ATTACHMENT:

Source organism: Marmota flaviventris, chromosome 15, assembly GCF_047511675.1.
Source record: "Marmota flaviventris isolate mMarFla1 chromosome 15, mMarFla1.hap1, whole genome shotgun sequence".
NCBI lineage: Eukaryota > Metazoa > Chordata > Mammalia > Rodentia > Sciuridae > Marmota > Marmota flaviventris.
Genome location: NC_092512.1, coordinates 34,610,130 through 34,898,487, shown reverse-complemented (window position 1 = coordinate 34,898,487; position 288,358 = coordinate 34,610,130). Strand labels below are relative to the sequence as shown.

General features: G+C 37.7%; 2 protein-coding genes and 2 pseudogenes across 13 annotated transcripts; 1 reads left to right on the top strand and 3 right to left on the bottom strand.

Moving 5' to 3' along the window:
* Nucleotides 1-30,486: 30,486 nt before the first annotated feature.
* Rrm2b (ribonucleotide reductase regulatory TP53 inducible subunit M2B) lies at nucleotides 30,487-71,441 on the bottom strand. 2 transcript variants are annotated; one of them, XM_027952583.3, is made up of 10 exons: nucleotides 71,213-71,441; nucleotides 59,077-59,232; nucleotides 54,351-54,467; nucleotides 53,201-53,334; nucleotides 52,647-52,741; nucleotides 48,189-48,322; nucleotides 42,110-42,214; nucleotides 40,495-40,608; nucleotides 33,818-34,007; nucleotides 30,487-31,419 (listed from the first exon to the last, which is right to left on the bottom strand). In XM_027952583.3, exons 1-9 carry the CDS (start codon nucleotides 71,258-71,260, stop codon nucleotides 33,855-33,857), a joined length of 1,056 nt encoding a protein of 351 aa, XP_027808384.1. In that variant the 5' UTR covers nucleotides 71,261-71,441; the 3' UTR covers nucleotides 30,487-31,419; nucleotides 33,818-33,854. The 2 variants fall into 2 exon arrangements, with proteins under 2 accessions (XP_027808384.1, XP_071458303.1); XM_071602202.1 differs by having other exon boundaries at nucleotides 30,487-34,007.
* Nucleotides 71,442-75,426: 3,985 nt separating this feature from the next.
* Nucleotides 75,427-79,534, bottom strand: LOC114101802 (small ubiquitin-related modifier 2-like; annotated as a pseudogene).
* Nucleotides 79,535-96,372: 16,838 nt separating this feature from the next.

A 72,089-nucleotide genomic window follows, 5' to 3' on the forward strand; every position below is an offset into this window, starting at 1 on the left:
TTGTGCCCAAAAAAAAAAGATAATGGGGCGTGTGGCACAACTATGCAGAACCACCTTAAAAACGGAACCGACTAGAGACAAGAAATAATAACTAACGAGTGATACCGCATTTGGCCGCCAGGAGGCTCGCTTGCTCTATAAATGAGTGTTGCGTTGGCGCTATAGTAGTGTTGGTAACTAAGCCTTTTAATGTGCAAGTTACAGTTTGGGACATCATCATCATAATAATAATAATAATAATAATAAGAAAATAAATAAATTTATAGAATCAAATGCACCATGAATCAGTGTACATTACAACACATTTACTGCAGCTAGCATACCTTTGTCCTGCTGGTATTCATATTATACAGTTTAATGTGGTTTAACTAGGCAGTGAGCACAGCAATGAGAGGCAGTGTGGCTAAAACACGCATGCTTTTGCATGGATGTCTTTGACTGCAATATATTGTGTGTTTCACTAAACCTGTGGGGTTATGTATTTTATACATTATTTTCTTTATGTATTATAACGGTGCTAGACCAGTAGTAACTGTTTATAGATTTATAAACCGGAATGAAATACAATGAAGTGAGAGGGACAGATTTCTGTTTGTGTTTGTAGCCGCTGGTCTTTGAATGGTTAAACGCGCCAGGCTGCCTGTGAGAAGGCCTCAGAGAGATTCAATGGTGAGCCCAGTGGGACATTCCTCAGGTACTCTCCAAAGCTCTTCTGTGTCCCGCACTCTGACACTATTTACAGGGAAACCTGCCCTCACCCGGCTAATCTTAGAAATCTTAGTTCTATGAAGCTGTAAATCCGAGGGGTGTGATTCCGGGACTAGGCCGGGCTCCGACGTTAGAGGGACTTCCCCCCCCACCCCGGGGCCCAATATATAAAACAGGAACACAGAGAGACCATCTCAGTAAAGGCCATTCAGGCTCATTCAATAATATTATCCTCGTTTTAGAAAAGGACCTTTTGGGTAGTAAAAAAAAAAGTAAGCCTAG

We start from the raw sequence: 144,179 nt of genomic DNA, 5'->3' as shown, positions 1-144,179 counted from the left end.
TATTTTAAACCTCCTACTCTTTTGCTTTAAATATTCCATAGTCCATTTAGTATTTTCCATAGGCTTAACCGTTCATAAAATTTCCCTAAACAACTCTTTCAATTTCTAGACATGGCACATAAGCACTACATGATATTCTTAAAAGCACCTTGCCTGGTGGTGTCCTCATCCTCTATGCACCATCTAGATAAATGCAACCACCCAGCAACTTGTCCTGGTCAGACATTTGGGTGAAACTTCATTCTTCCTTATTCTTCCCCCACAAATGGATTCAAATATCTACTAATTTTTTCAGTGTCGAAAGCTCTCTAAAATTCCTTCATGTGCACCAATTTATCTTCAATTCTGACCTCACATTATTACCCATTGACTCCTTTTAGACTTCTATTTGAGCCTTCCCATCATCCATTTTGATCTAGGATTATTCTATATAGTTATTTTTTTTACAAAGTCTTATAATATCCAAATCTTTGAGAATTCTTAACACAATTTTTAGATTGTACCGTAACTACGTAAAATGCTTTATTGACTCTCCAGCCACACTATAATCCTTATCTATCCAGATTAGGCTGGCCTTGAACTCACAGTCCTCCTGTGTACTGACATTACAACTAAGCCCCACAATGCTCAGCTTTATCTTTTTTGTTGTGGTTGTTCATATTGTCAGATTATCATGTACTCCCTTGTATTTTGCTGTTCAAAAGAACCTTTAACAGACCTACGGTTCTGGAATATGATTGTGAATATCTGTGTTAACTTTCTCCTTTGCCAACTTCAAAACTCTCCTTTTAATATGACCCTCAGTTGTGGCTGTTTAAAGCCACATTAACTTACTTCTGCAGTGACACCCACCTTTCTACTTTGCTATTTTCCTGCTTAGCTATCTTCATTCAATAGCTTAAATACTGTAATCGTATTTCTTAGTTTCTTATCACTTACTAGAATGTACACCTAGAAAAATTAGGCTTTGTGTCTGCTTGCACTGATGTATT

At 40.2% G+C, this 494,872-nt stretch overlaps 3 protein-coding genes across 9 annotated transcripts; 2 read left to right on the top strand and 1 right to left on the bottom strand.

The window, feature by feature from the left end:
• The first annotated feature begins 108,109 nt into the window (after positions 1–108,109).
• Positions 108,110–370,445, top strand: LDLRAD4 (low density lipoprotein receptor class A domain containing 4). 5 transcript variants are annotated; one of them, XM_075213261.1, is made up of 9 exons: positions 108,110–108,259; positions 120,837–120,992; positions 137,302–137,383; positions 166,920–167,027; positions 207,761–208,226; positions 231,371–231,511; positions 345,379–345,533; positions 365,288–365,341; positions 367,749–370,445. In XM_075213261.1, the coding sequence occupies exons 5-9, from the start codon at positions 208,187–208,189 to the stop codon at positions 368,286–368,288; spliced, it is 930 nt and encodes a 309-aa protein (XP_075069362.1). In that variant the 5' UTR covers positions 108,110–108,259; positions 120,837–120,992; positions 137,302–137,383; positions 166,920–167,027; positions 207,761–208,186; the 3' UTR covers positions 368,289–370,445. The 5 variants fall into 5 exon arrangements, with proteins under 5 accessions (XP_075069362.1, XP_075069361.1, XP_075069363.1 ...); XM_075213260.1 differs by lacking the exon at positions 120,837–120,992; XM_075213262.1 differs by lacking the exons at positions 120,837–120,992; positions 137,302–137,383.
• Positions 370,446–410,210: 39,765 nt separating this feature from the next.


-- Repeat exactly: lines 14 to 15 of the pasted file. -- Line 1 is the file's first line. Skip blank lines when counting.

We start from the raw sequence: 144,179 nt of genomic DNA, 5'->3' as shown, positions 1-144,179 counted from the left end.
TATTTTAAACCTCCTACTCTTTTGCTTTAAATATTCCATAGTCCATTTAGTATTTTCCATAGGCTTAACCGTTCATAAAATTTCCCTAAACAACTCTTTCAATTTCTAGACATGGCACATAAGCACTACATGATATTCTTAAAAGCACCTTGCCTGGTGGTGTCCTCATCCTCTATGCACCATCTAGATAAATGCAACCACCCAGCAACTTGTCCTGGTCAGACATTTGGGTGAAACTTCATTCTTCCTTATTCTTCCCCCACAAATGGATTCAAATATCTACTAATTTTTTCAGTGTCGAAAGCTCTCTAAAATTCCTTCATGTGCACCAATTTATCTTCAATTCTGACCTCACATTATTACCCATTGACTCCTTTTAGACTTCTATTTGAGCCTTCCCATCATCCATTTTGATCTAGGATTATTCTATATAGTTATTTTTTTTACAAAGTCTTATAATATCCAAATCTTTGAGAATTCTTAACACAATTTTTAGATTGTACCGTAACTACGTAAAATGCTTTATTGACTCTCCAGCCACACTATAATCCTTATCTATCCAGATTAGGCTGGCCTTGAACTCACAGTCCTCCTGTGTACTGACATTACAACTAAGCCCCACAATGCTCAGCTTTATCTTTTTTGTTGTGGTTGTTCATATTGTCAGATTATCATGTACTCCCTTGTATTTTGCTGTTCAAAAGAACCTTTAACAGACCTACGGTTCTGGAATATGATTGTGAATATCTGTGTTAACTTTCTCCTTTGCCAACTTCAAAACTCTCCTTTTAATATGACCCTCAGTTGTGGCTGTTTAAAGCCACATTAACTTACTTCTGCAGTGACACCCACCTTTCTACTTTGCTATTTTCCTGCTTAGCTATCTTCATTCAATAGCTTAAATACTGTAATCGTATTTCTTAGTTTCTTATCACTTACTAGAATGTACACCTAGAAAAATTAGGCTTTGTGTCTGCTTGCACTGATGTATT